After I had been there for a little while, patients in the practice began to ask me if I was going to do abortions like my father did. I was outraged. Why would these nice people say that he was a scumbag kind of a physician?

I began to ask some of these women. And I found out that in 1945, ’46, or ’47, a young woman for whom Dad had already delivered two babies came to him pregnant again right away, and she said something to the effect that, “I can’t take it, can you help me?” That is apparently the way you asked for an abortion from your regular doctor before abortion was legal. Dad said, “No. Big families are in vogue, by the time the baby gets here, everything will be all right.” She had a non-healthcare provider abortion and came back and died.

I can understand how upset my father was. I do not know whether he did 100 abortions or 200 abortions or 300 abortions. I think it may have been something like 200 over a period of about 20 years, but I don’t know for sure. The women in my father’s practice for whom he did abortions educated me and taught me that abortion is about women’s hopes, dreams, potential, the rest of their lives. Abortion is a matter of survival for women.

When it became legal and my patients began to ask for it, I’d say, “Sure. It’s a legal process.” I was a service provider. I was a physician. The patients needed abortions, and I did them. It is my fundamental philosophy that patients are emotionally, mentally, morally, spiritually and physically competent to struggle with complex health issues and come to decisions that are appropriate for them.

We’ve been picketed since 1975. My office has been blown up. In 1993, I survived an assassination attempt. My kids were harassed in high school. I had to write letters of complaint to the City Council and the Board of Education. We had people who actually camped across the street from our house. I restrict where I go to eat, where I travel. You see a car following you, you think, “Ah-ha, let’s watch that.” You’re always on alert. You’re always looking around.

I was leaving the office. It was 7:00 in the evening. As I’m driving out, I have to slow down and I have to stop. Bang, bang, bang, bang, bang, bang, and I thought to myself, “That lady is shooting me with rubber bullets. I’m not afraid of rubber bullets.” Then I looked down and all this blood is all over the place. I thought, “She shot me. She can’t do that! I’ll get her.” I saw her running through some front yards. So I zipped down the street, turned in front of her to block her escape. She stops and reaches into this little fanny pack that she’s wearing in the front, and I thought, “She’s going for her gun again. She shot you once, George. She’ll shoot you again. You are in the wrong place at the wrong time.”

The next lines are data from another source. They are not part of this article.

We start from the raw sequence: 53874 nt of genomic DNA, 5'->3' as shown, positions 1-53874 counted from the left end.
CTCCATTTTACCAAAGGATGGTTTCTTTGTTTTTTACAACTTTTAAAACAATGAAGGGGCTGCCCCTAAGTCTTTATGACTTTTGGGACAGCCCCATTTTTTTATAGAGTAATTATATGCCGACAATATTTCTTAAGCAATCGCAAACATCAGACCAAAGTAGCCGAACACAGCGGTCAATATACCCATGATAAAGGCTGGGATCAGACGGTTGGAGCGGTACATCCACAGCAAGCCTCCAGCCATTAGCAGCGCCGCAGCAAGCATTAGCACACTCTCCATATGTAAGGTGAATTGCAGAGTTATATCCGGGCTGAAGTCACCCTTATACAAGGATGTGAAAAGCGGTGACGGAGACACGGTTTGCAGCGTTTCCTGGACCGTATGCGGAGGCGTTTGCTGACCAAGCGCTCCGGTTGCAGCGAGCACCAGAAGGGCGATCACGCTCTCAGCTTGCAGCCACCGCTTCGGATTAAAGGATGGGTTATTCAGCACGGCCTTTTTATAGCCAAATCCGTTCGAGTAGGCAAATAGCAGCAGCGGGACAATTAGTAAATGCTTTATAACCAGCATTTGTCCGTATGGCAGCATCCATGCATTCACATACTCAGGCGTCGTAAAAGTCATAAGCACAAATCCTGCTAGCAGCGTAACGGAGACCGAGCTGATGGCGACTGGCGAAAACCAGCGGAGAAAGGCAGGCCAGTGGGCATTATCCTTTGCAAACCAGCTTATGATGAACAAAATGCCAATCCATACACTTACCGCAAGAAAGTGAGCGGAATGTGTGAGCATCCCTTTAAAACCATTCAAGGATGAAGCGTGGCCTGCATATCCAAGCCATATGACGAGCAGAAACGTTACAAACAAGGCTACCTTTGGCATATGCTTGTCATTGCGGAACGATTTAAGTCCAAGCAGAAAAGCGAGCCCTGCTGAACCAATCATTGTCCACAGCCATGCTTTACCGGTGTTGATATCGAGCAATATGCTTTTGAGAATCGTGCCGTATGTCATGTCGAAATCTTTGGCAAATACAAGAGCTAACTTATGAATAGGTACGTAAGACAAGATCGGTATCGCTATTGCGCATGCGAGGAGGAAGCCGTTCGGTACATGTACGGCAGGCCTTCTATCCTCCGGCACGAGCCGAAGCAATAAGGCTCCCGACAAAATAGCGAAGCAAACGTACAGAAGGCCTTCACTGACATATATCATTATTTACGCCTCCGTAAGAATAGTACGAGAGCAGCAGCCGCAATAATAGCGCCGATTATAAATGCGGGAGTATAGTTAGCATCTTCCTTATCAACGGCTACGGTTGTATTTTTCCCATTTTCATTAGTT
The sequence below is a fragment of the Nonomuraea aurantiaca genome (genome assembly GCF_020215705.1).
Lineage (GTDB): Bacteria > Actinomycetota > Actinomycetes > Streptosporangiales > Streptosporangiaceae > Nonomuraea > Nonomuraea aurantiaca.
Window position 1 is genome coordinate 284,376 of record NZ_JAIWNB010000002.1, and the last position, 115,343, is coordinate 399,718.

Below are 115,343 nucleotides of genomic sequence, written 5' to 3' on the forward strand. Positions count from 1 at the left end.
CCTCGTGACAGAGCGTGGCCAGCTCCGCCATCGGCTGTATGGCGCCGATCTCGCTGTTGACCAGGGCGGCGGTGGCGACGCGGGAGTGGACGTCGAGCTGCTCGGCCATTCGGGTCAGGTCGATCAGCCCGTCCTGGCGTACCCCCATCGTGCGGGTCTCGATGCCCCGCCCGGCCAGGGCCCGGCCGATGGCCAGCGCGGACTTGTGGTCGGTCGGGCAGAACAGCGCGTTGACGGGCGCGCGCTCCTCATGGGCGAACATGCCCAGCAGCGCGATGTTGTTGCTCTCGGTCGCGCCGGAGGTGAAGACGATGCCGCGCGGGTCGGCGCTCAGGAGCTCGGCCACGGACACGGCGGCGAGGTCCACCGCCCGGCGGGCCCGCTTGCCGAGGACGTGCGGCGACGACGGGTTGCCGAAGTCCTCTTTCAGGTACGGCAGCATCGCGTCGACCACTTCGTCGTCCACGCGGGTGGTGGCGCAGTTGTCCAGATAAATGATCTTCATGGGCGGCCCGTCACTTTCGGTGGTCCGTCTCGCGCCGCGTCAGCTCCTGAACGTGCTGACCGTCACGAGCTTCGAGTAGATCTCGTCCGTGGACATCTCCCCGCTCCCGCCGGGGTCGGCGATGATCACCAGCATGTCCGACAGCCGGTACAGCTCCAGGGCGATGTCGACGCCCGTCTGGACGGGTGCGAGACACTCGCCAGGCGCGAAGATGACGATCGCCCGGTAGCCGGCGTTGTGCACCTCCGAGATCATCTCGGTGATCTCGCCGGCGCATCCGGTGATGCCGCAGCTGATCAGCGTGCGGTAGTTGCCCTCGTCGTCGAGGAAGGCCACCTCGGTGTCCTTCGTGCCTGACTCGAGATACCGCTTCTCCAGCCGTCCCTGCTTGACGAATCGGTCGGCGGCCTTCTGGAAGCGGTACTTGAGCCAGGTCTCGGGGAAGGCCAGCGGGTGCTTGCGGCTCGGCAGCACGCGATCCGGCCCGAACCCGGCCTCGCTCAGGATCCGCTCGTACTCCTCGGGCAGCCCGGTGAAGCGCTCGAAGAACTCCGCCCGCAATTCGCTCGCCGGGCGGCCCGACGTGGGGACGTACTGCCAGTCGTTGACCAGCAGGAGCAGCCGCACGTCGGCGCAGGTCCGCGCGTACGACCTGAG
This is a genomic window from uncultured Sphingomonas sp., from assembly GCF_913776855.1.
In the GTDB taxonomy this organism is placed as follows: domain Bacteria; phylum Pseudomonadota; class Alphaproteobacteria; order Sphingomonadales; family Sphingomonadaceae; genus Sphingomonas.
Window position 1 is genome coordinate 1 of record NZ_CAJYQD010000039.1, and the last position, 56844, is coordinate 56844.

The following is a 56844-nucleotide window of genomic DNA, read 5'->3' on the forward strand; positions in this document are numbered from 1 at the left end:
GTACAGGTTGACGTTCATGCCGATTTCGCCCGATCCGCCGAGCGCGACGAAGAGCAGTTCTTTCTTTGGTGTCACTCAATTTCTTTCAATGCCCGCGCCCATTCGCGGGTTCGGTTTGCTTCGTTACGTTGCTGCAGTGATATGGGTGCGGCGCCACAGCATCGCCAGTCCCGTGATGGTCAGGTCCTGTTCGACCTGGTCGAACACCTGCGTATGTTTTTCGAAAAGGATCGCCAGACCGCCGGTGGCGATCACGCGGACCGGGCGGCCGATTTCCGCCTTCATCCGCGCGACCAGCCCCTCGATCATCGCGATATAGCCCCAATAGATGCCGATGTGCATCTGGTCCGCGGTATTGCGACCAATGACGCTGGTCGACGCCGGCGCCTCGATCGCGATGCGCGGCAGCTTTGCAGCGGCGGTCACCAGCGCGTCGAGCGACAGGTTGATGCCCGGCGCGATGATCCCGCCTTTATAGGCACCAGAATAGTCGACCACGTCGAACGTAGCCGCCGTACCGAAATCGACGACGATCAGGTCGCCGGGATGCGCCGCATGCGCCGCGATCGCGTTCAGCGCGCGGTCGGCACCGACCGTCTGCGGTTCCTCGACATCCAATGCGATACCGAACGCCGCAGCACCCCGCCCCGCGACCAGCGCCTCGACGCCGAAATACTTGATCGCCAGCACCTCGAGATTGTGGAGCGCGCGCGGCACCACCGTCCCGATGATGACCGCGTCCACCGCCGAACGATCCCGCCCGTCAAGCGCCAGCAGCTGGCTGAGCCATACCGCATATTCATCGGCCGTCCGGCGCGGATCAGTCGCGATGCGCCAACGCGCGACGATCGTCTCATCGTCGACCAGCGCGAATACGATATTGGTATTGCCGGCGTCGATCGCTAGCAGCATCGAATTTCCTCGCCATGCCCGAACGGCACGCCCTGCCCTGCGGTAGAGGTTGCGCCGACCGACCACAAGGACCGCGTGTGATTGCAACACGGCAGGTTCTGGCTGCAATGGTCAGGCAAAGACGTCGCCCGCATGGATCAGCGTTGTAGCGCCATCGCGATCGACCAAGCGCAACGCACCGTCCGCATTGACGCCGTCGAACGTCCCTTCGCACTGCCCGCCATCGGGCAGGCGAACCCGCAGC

So then I drove off. Ended up back at the office, and I don’t remember anything for about 20 minutes. I remember trying to get into my car and drive myself to the hospital. I said, “Let’s not make this a big media event.” Well, I had lost 20 minutes and the TV trucks were there. I thought, “How’d they’d get here so soon?”

There was never any question in my mind that I was going back to work the next day. I belonged there and they were not going to separate me from my job and they were not going to separate me from my community. So I did go to work the next day, and we got everything done. People got taken care of, it took a long time. Arms hurt, bled a little bit, but so what? I am not going to be run over and I’m not going to run out. It’s just that simple.

I am a member of this community. Our DNA has been here since 1880. I belong here. The folks that come in from out of town, they are the intruders. Forty percent of all the people who were arrested here during the Operation Rescue in 1991 came from out of state. I intend to stay here. I am part of the fabric of Kansas and Kansas is part of the fabric of me.

I have more to be grateful for than I have to be resentful about. We have much more support in Wichita than we have rejection and castigation. If Wichita and our community did not want us to be here, I wouldn’t be here. But the vast majority of people in Wichita support, on a quiet level, what we do, which is help women and families.

Extensive coverage of the murder can be seen in this June 1, 2009 broadcast of Democracy Now.  This program includes an excerpt from a 2008 speech Dr. Tiller gave to the Feminist Majority Foundation in which he explained his social vision: “We’ve given war, pestilence, hate, greed, judgment, ego, self-sufficiency a good try, and it failed. We need a new paradigm that consists of kindness, courtesy, justice, love and respect in all our relationships.”

Non-Response of the American Academy of Family Physicians

Tiller’s death was clearly not a random act of violence.  As noted by Colorado physician Dr. Warren Hern:

I think it’s the inevitable consequence of more than 35 years of constant anti-abortion terrorism, harassment and violence. George is the fifth American doctor to be assassinated. I get messages from these people saying, ‘Don’t bother wearing a bulletproof vest, we’re going for a head shot.’

Tiller’s death was condemned in the strongest terms by American College of Obstetricians and Gynecologists: